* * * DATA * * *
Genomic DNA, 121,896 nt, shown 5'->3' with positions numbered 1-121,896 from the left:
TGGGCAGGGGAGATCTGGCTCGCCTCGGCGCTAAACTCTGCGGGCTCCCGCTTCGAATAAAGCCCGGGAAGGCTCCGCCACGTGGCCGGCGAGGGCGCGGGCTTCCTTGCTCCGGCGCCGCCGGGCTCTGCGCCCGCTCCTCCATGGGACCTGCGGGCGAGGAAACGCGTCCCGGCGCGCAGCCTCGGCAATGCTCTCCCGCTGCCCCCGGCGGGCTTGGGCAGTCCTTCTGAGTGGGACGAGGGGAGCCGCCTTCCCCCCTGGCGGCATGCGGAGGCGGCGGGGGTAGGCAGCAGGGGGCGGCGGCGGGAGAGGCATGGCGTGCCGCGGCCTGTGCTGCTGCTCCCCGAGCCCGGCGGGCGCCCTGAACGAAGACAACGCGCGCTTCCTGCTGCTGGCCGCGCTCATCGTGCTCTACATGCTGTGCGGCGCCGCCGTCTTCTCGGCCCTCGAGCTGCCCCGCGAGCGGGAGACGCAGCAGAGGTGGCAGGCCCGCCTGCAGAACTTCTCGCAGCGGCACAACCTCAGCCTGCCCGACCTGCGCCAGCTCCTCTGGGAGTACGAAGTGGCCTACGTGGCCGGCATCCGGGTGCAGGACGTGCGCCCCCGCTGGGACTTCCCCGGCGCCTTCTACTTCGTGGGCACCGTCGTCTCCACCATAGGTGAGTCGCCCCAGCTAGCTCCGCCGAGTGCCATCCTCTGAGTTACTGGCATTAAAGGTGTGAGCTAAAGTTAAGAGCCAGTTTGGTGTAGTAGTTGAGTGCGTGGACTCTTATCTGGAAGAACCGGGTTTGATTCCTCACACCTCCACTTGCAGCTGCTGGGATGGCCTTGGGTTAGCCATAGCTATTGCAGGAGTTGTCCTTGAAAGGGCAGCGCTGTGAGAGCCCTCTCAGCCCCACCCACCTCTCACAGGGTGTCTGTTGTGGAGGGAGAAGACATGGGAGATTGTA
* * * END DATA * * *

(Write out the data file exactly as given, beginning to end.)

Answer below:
Genomic DNA, 121,896 nt, shown 5'->3' with positions numbered 1-121,896 from the left:
TGGGCAGGGGAGATCTGGCTCGCCTCGGCGCTAAACTCTGCGGGCTCCCGCTTCGAATAAAGCCCGGGAAGGCTCCGCCACGTGGCCGGCGAGGGCGCGGGCTTCCTTGCTCCGGCGCCGCCGGGCTCTGCGCCCGCTCCTCCATGGGACCTGCGGGCGAGGAAACGCGTCCCGGCGCGCAGCCTCGGCAATGCTCTCCCGCTGCCCCCGGCGGGCTTGGGCAGTCCTTCTGAGTGGGACGAGGGGAGCCGCCTTCCCCCCTGGCGGCATGCGGAGGCGGCGGGGGTAGGCAGCAGGGGGCGGCGGCGGGAGAGGCATGGCGTGCCGCGGCCTGTGCTGCTGCTCCCCGAGCCCGGCGGGCGCCCTGAACGAAGACAACGCGCGCTTCCTGCTGCTGGCCGCGCTCATCGTGCTCTACATGCTGTGCGGCGCCGCCGTCTTCTCGGCCCTCGAGCTGCCCCGCGAGCGGGAGACGCAGCAGAGGTGGCAGGCCCGCCTGCAGAACTTCTCGCAGCGGCACAACCTCAGCCTGCCCGACCTGCGCCAGCTCCTCTGGGAGTACGAAGTGGCCTACGTGGCCGGCATCCGGGTGCAGGACGTGCGCCCCCGCTGGGACTTCCCCGGCGCCTTCTACTTCGTGGGCACCGTCGTCTCCACCATAGGTGAGTCGCCCCAGCTAGCTCCGCCGAGTGCCATCCTCTGAGTTACTGGCATTAAAGGTGTGAGCTAAAGTTAAGAGCCAGTTTGGTGTAGTAGTTGAGTGCGTGGACTCTTATCTGGAAGAACCGGGTTTGATTCCTCACACCTCCACTTGCAGCTGCTGGGATGGCCTTGGGTTAGCCATAGCTATTGCAGGAGTTGTCCTTGAAAGGGCAGCGCTGTGAGAGCCCTCTCAGCCCCACCCACCTCTCACAGGGTGTCTGTTGTGGAGGGAGAAGACATGGGAGATTGTA